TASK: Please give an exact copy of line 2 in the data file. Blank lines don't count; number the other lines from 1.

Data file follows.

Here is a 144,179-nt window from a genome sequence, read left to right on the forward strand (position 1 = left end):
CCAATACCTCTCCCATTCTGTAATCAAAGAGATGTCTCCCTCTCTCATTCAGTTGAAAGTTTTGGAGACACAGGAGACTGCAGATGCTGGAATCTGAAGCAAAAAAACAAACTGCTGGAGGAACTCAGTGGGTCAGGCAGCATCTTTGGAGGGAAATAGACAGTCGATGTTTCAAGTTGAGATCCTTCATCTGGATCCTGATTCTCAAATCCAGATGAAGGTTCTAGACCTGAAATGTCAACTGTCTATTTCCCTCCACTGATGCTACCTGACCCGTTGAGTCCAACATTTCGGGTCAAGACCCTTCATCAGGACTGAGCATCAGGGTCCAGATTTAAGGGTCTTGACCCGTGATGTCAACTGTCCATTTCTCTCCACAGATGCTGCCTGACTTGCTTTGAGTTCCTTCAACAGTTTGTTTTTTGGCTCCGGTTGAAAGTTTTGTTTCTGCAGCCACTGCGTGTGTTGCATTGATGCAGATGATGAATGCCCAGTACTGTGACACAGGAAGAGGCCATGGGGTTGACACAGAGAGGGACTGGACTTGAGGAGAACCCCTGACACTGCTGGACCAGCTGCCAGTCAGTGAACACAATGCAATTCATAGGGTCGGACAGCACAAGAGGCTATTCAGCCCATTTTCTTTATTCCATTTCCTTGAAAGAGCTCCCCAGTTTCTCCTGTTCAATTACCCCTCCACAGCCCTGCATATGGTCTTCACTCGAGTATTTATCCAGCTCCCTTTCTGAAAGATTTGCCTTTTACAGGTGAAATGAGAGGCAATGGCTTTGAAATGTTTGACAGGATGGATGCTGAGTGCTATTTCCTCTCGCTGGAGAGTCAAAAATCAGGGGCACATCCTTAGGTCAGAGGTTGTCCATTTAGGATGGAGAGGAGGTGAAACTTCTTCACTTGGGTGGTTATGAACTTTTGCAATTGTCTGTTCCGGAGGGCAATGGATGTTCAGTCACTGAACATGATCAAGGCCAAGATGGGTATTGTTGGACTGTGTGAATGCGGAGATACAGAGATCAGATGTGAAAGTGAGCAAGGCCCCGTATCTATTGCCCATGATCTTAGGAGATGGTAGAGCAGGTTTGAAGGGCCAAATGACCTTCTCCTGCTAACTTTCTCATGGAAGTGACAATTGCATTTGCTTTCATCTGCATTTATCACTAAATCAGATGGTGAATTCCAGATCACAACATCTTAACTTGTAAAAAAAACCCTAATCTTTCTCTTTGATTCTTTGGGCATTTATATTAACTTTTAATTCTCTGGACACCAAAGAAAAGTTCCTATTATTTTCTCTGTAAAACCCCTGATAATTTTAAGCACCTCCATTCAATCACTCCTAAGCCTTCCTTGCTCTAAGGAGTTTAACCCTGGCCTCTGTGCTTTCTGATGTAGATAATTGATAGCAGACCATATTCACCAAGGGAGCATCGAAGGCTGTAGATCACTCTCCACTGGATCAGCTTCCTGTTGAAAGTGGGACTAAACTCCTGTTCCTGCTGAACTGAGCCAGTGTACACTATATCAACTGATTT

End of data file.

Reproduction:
CCAATACCTCTCCCATTCTGTAATCAAAGAGATGTCTCCCTCTCTCATTCAGTTGAAAGTTTTGGAGACACAGGAGACTGCAGATGCTGGAATCTGAAGCAAAAAAACAAACTGCTGGAGGAACTCAGTGGGTCAGGCAGCATCTTTGGAGGGAAATAGACAGTCGATGTTTCAAGTTGAGATCCTTCATCTGGATCCTGATTCTCAAATCCAGATGAAGGTTCTAGACCTGAAATGTCAACTGTCTATTTCCCTCCACTGATGCTACCTGACCCGTTGAGTCCAACATTTCGGGTCAAGACCCTTCATCAGGACTGAGCATCAGGGTCCAGATTTAAGGGTCTTGACCCGTGATGTCAACTGTCCATTTCTCTCCACAGATGCTGCCTGACTTGCTTTGAGTTCCTTCAACAGTTTGTTTTTTGGCTCCGGTTGAAAGTTTTGTTTCTGCAGCCACTGCGTGTGTTGCATTGATGCAGATGATGAATGCCCAGTACTGTGACACAGGAAGAGGCCATGGGGTTGACACAGAGAGGGACTGGACTTGAGGAGAACCCCTGACACTGCTGGACCAGCTGCCAGTCAGTGAACACAATGCAATTCATAGGGTCGGACAGCACAAGAGGCTATTCAGCCCATTTTCTTTATTCCATTTCCTTGAAAGAGCTCCCCAGTTTCTCCTGTTCAATTACCCCTCCACAGCCCTGCATATGGTCTTCACTCGAGTATTTATCCAGCTCCCTTTCTGAAAGATTTGCCTTTTACAGGTGAAATGAGAGGCAATGGCTTTGAAATGTTTGACAGGATGGATGCTGAGTGCTATTTCCTCTCGCTGGAGAGTCAAAAATCAGGGGCACATCCTTAGGTCAGAGGTTGTCCATTTAGGATGGAGAGGAGGTGAAACTTCTTCACTTGGGTGGTTATGAACTTTTGCAATTGTCTGTTCCGGAGGGCAATGGATGTTCAGTCACTGAACATGATCAAGGCCAAGATGGGTATTGTTGGACTGTGTGAATGCGGAGATACAGAGATCAGATGTGAAAGTGAGCAAGGCCCCGTATCTATTGCCCATGATCTTAGGAGATGGTAGAGCAGGTTTGAAGGGCCAAATGACCTTCTCCTGCTAACTTTCTCATGGAAGTGACAATTGCATTTGCTTTCATCTGCATTTATCACTAAATCAGATGGTGAATTCCAGATCACAACATCTTAACTTGTAAAAAAAACCCTAATCTTTCTCTTTGATTCTTTGGGCATTTATATTAACTTTTAATTCTCTGGACACCAAAGAAAAGTTCCTATTATTTTCTCTGTAAAACCCCTGATAATTTTAAGCACCTCCATTCAATCACTCCTAAGCCTTCCTTGCTCTAAGGAGTTTAACCCTGGCCTCTGTGCTTTCTGATGTAGATAATTGATAGCAGACCATATTCACCAAGGGAGCATCGAAGGCTGTAGATCACTCTCCACTGGATCAGCTTCCTGTTGAAAGTGGGACTAAACTCCTGTTCCTGCTGAACTGAGCCAGTGTACACTATATCAACTGATTT